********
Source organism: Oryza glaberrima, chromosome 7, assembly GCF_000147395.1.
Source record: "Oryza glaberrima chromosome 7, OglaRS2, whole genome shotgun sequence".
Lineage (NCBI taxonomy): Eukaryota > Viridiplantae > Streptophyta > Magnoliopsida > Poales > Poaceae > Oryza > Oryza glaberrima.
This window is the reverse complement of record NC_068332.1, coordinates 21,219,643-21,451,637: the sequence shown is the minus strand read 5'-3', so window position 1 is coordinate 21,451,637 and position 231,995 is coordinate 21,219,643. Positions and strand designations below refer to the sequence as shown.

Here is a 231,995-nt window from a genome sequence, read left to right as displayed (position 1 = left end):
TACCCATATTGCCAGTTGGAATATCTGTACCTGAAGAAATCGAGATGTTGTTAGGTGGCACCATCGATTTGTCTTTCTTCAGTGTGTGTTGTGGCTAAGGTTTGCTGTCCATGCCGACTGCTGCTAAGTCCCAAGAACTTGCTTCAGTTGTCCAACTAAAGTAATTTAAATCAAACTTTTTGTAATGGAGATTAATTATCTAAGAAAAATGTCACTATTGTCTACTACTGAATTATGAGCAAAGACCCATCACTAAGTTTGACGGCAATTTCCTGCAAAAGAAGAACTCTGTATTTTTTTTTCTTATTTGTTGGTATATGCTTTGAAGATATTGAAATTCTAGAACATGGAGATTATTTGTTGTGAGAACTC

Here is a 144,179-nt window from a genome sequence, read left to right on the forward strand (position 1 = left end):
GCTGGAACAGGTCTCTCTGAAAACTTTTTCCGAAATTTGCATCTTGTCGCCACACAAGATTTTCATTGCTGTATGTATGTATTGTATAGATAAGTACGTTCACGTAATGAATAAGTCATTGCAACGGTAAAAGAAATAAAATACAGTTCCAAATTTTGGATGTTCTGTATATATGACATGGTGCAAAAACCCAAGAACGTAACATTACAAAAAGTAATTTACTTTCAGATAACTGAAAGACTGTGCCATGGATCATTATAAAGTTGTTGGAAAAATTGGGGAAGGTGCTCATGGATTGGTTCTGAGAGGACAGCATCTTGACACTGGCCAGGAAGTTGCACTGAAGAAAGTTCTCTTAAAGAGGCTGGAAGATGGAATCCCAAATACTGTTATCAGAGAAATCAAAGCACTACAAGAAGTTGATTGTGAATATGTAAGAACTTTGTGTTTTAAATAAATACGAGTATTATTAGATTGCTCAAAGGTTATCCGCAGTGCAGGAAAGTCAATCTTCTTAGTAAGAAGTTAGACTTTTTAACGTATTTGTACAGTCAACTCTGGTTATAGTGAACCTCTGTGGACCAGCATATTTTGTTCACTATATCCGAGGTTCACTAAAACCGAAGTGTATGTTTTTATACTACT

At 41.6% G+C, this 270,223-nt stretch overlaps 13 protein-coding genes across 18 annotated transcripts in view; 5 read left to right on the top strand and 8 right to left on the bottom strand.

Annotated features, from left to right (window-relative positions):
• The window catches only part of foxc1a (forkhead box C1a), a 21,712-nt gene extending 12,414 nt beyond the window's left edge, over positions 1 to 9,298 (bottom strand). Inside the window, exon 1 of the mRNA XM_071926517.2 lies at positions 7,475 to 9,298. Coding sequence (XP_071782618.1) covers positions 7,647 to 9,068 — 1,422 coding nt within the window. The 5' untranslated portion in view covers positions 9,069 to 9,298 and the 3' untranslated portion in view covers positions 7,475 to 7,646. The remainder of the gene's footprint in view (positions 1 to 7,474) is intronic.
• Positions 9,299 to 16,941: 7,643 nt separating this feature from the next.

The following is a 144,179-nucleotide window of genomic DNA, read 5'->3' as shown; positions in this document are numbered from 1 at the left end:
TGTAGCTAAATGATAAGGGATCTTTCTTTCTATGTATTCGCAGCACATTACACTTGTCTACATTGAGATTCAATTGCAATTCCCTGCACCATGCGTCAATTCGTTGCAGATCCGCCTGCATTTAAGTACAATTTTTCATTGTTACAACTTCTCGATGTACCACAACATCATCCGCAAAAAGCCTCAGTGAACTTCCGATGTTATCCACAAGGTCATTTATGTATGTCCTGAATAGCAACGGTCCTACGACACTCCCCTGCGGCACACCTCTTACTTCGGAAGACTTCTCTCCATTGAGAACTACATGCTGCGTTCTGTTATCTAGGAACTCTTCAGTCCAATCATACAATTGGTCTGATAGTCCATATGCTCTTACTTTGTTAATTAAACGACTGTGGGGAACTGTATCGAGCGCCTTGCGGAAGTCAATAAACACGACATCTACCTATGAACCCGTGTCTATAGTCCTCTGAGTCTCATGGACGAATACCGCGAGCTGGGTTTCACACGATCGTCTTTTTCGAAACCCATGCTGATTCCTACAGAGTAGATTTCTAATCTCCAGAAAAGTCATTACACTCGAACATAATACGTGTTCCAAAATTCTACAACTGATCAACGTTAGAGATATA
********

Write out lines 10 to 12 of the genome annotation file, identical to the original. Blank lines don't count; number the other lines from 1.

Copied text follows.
Annotated features, from left to right (window-relative positions):
• The window catches only part of foxc1a (forkhead box C1a), a 21,712-nt gene extending 12,414 nt beyond the window's left edge, over positions 1 to 9,298 (bottom strand). Inside the window, exon 1 of the mRNA XM_071926517.2 lies at positions 7,475 to 9,298. Coding sequence (XP_071782618.1) covers positions 7,647 to 9,068 — 1,422 coding nt within the window. The 5' untranslated portion in view covers positions 9,069 to 9,298 and the 3' untranslated portion in view covers positions 7,475 to 7,646. The remainder of the gene's footprint in view (positions 1 to 7,474) is intronic.
• Positions 9,299 to 16,941: 7,643 nt separating this feature from the next.